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Bronxville Union Free School District

Bronxville High School Students Engage Peers to ‘Fuel Up to Play 60’

A group of Bronxville High School athletes fueled up their peers with knowledge about the benefits of leading a healthy and active lifestyle when they prepared them nutritious snacks and set up a variety of physical activities on May 17.

Andrew Babyak, Brian de Paul, Kevin Formato and Morgan Frayne, who are students in Jeremy Goldstein’s Humanities Research class, were tasked with completing a community service project that was meaningful to them and would fulfill the needs of others. The four students took to the field to teach middle school and high school members of the life skills classes at the Bronxville School how to lead healthy lifestyles.   

“When you’re eating the right things and staying active, it keeps your mind right and you’re feeling better throughout the day,” said sophomore Andrew Babyak, who plays lacrosse and also swims. “Working with other kids and seeing how much they’re enjoying the stations has made it really worthwhile for us.”

The students prepared strawberry smoothies, gave out healthy snacks to their peers and set up a variety of activities that included zumba dancing, jump rope, hula hoops and an obstacle course that had students weave in and out of cones, kick a soccer ball, run through a ladder and shoot a ball into the net with a hockey stick. For their project, they worked with the nonprofit Fuel Up to Play 60, which is sponsored by the NFL and National Dairy Council, and attended a conference in Manhattan to learn how they could make a difference in their local community.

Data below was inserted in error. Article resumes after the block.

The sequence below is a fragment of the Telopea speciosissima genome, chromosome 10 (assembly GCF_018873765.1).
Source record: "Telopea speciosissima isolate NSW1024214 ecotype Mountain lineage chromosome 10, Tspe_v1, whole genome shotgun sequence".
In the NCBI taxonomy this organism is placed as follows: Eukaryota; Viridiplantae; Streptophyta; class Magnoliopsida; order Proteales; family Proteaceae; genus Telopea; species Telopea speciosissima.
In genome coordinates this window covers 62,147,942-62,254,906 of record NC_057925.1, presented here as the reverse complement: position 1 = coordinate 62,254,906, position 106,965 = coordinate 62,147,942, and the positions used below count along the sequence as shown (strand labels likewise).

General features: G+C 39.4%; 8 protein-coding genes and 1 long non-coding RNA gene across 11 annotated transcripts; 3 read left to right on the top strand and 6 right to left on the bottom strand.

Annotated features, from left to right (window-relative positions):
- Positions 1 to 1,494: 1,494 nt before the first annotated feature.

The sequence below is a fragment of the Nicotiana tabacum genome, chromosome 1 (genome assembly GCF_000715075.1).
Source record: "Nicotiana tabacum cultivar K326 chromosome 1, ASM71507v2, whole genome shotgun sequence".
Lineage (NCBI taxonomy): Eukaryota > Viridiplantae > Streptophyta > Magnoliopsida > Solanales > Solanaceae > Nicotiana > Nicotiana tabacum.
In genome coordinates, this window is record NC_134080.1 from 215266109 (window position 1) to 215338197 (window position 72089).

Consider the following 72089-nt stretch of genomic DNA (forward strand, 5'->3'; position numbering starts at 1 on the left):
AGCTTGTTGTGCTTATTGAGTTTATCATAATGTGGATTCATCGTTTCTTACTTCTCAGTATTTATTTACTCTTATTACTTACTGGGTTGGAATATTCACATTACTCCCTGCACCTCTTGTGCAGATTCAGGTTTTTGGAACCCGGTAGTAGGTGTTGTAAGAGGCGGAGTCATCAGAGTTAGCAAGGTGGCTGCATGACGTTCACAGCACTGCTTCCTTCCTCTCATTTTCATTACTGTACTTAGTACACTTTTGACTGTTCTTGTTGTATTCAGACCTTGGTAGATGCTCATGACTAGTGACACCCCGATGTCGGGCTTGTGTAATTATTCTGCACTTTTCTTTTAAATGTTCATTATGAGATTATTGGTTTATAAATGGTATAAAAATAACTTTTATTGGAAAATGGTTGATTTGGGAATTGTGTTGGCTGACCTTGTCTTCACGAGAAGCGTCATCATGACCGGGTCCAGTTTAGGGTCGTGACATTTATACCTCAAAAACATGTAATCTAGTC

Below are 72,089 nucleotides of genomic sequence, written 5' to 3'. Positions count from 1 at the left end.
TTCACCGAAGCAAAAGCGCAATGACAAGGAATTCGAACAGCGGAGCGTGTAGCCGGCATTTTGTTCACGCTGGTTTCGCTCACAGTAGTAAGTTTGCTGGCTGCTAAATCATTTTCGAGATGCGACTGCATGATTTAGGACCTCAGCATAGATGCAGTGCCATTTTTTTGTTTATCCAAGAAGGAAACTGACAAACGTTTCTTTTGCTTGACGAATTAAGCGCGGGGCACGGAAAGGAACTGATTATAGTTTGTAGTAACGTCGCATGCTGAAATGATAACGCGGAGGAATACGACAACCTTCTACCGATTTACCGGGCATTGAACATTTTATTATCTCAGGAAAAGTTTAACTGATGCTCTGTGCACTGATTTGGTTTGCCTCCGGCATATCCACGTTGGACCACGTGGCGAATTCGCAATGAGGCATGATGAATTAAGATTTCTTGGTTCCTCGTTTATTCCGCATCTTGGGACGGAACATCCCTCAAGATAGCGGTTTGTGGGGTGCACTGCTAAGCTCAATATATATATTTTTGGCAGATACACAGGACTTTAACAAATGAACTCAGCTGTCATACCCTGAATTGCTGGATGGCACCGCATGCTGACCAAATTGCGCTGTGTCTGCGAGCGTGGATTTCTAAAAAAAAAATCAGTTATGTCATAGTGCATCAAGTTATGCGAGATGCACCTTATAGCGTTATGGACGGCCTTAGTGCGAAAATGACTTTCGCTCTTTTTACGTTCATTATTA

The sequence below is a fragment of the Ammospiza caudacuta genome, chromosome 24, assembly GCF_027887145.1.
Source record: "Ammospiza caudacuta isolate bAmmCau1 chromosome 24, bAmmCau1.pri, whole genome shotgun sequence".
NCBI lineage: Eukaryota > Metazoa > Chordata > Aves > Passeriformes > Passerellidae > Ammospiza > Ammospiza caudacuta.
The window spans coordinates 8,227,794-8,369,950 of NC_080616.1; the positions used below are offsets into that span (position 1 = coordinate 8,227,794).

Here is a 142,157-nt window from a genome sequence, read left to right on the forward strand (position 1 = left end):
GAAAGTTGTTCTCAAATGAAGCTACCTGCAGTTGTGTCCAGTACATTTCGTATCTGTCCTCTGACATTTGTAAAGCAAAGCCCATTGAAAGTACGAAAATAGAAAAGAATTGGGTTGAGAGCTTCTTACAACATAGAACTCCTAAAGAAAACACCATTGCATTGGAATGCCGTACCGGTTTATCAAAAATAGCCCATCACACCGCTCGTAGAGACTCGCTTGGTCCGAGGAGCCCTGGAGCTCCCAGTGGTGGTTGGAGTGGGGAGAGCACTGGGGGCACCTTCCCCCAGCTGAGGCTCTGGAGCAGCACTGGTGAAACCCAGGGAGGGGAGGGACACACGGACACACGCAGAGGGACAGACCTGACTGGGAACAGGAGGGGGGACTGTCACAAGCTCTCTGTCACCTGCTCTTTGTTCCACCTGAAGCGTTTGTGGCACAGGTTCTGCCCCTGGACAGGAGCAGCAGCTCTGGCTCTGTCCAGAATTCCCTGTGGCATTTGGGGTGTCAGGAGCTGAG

The Humanities Research class was developed several years ago by social studies Bill Meyer, who is on a leave of absence. Goldstein, who replaced Meyer this semester, said he was proud of the work of his students, some of whom shed light on urban planning and spoke up for animal rights. He said that all projects played an important part in fulfilling the Bronxville Promise.

“Knowledge is important in its own right, but as the Bronxville Promise makes clear, knowledge must be combined with tangible work in our communities if we are to raise engaged citizens,” Goldstein said. “It is not enough to sit in the classroom. It is not enough to tell a student what's right and wrong, what service is and isn't. They must live these ideas.”

  • Bronxville Union Free School District - Image
  • Bronxville Union Free School District - Image
  • Bronxville Union Free School District - Image
  • Bronxville Union Free School District - Image
  • Bronxville Union Free School District - Image
  • Bronxville Union Free School District - Image
  • Bronxville Union Free School District - Image
  • Bronxville Union Free School District - Image